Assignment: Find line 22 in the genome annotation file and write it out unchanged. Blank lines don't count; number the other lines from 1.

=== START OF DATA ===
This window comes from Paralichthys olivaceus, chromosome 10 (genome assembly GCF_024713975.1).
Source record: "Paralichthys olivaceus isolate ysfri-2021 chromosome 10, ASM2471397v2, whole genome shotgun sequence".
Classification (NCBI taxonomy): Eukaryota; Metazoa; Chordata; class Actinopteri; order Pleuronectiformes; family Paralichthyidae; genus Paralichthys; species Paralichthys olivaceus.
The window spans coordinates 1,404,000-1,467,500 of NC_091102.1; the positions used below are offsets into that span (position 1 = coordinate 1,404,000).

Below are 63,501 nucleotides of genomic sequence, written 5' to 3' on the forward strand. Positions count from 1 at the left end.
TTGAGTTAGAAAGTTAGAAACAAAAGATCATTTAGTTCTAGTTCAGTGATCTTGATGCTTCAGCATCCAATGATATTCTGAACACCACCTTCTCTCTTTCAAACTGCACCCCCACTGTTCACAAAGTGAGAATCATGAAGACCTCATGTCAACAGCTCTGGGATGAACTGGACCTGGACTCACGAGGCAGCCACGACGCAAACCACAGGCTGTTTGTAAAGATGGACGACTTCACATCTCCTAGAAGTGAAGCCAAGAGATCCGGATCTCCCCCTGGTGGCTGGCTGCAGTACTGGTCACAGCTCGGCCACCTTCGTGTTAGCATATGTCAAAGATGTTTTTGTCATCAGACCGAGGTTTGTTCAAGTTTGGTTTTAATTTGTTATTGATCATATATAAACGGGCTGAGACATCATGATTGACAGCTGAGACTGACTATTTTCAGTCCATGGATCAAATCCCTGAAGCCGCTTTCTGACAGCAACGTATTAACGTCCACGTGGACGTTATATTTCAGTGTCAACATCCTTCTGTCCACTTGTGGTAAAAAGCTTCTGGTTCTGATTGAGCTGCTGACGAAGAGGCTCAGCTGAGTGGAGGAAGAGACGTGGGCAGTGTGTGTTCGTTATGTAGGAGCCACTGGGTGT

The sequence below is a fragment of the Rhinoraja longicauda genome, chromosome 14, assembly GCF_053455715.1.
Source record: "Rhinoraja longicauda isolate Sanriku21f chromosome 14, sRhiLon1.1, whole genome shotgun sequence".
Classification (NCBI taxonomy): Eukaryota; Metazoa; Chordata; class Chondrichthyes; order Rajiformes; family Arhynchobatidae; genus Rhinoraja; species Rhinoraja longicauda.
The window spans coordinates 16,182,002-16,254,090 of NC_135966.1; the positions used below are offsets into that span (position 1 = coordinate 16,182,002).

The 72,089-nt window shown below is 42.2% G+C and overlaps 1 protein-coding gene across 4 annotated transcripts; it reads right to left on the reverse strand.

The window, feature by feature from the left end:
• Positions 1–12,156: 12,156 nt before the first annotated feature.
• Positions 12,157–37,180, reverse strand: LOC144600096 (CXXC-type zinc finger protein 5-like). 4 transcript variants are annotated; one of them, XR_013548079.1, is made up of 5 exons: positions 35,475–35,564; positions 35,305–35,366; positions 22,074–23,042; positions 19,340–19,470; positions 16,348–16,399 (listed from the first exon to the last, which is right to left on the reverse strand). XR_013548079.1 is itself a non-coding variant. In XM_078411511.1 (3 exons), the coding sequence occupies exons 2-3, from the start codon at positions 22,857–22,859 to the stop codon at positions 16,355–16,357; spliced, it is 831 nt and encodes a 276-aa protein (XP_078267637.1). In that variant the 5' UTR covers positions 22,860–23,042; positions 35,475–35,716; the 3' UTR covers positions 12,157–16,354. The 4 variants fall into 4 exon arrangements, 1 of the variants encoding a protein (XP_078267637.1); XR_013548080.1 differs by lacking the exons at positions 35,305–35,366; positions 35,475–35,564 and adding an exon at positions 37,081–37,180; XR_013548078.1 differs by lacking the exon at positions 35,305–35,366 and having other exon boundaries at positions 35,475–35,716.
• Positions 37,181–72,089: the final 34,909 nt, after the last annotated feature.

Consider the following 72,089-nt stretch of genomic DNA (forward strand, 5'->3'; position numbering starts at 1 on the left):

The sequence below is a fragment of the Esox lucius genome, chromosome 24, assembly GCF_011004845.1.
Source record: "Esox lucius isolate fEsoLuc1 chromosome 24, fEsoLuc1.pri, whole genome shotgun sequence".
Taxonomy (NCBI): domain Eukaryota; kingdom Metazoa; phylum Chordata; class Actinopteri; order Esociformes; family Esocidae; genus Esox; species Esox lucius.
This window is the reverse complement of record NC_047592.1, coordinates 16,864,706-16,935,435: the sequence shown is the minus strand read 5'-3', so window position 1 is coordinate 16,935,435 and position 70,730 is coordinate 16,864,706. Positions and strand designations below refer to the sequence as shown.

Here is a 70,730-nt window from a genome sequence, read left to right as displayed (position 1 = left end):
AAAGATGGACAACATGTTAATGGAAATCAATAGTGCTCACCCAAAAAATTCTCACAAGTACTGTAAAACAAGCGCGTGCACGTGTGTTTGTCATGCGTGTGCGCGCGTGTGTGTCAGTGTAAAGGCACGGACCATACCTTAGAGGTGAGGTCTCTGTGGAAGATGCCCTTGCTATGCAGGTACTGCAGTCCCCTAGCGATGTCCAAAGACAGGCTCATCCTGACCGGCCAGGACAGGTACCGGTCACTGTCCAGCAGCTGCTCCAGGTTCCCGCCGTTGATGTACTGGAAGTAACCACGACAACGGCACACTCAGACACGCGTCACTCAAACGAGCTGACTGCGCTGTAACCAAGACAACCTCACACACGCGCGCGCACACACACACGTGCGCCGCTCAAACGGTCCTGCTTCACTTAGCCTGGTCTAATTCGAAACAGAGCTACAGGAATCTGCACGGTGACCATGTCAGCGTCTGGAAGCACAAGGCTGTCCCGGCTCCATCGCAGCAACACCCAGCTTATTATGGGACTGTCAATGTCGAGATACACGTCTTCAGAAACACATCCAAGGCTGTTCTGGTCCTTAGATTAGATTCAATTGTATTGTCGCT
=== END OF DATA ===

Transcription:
AAAGATGGACAACATGTTAATGGAAATCAATAGTGCTCACCCAAAAAATTCTCACAAGTACTGTAAAACAAGCGCGTGCACGTGTGTTTGTCATGCGTGTGCGCGCGTGTGTGTCAGTGTAAAGGCACGGACCATACCTTAGAGGTGAGGTCTCTGTGGAAGATGCCCTTGCTATGCAGGTACTGCAGTCCCCTAGCGATGTCCAAAGACAGGCTCATCCTGACCGGCCAGGACAGGTACCGGTCACTGTCCAGCAGCTGCTCCAGGTTCCCGCCGTTGATGTACTGGAAGTAACCACGACAACGGCACACTCAGACACGCGTCACTCAAACGAGCTGACTGCGCTGTAACCAAGACAACCTCACACACGCGCGCGCACACACACACGTGCGCCGCTCAAACGGTCCTGCTTCACTTAGCCTGGTCTAATTCGAAACAGAGCTACAGGAATCTGCACGGTGACCATGTCAGCGTCTGGAAGCACAAGGCTGTCCCGGCTCCATCGCAGCAACACCCAGCTTATTATGGGACTGTCAATGTCGAGATACACGTCTTCAGAAACACATCCAAGGCTGTTCTGGTCCTTAGATTAGATTCAATTGTATTGTCGCT